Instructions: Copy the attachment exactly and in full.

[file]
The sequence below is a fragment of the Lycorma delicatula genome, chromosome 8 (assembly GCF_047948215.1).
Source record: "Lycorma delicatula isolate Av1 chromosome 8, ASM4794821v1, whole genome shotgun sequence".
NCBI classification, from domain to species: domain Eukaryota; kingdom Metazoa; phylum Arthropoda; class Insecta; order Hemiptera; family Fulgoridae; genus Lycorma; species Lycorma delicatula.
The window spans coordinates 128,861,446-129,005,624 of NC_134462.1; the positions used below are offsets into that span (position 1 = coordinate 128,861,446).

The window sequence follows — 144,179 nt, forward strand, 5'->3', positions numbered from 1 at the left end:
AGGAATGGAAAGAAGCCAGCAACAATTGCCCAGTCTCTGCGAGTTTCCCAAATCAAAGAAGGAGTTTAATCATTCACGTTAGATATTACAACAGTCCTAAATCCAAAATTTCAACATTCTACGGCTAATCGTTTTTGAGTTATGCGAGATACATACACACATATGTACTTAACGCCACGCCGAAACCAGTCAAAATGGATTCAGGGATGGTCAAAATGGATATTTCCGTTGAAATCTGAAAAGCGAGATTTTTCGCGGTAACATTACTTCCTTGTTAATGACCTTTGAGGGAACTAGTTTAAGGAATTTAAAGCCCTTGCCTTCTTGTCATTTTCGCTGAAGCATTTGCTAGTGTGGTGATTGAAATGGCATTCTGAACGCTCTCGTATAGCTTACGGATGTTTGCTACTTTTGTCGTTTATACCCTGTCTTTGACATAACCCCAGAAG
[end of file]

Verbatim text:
The sequence below is a fragment of the Lycorma delicatula genome, chromosome 8 (assembly GCF_047948215.1).
Source record: "Lycorma delicatula isolate Av1 chromosome 8, ASM4794821v1, whole genome shotgun sequence".
NCBI classification, from domain to species: domain Eukaryota; kingdom Metazoa; phylum Arthropoda; class Insecta; order Hemiptera; family Fulgoridae; genus Lycorma; species Lycorma delicatula.
The window spans coordinates 128,861,446-129,005,624 of NC_134462.1; the positions used below are offsets into that span (position 1 = coordinate 128,861,446).

The window sequence follows — 144,179 nt, forward strand, 5'->3', positions numbered from 1 at the left end:
AGGAATGGAAAGAAGCCAGCAACAATTGCCCAGTCTCTGCGAGTTTCCCAAATCAAAGAAGGAGTTTAATCATTCACGTTAGATATTACAACAGTCCTAAATCCAAAATTTCAACATTCTACGGCTAATCGTTTTTGAGTTATGCGAGATACATACACACATATGTACTTAACGCCACGCCGAAACCAGTCAAAATGGATTCAGGGATGGTCAAAATGGATATTTCCGTTGAAATCTGAAAAGCGAGATTTTTCGCGGTAACATTACTTCCTTGTTAATGACCTTTGAGGGAACTAGTTTAAGGAATTTAAAGCCCTTGCCTTCTTGTCATTTTCGCTGAAGCATTTGCTAGTGTGGTGATTGAAATGGCATTCTGAACGCTCTCGTATAGCTTACGGATGTTTGCTACTTTTGTCGTTTATACCCTGTCTTTGACATAACCCCAGAAG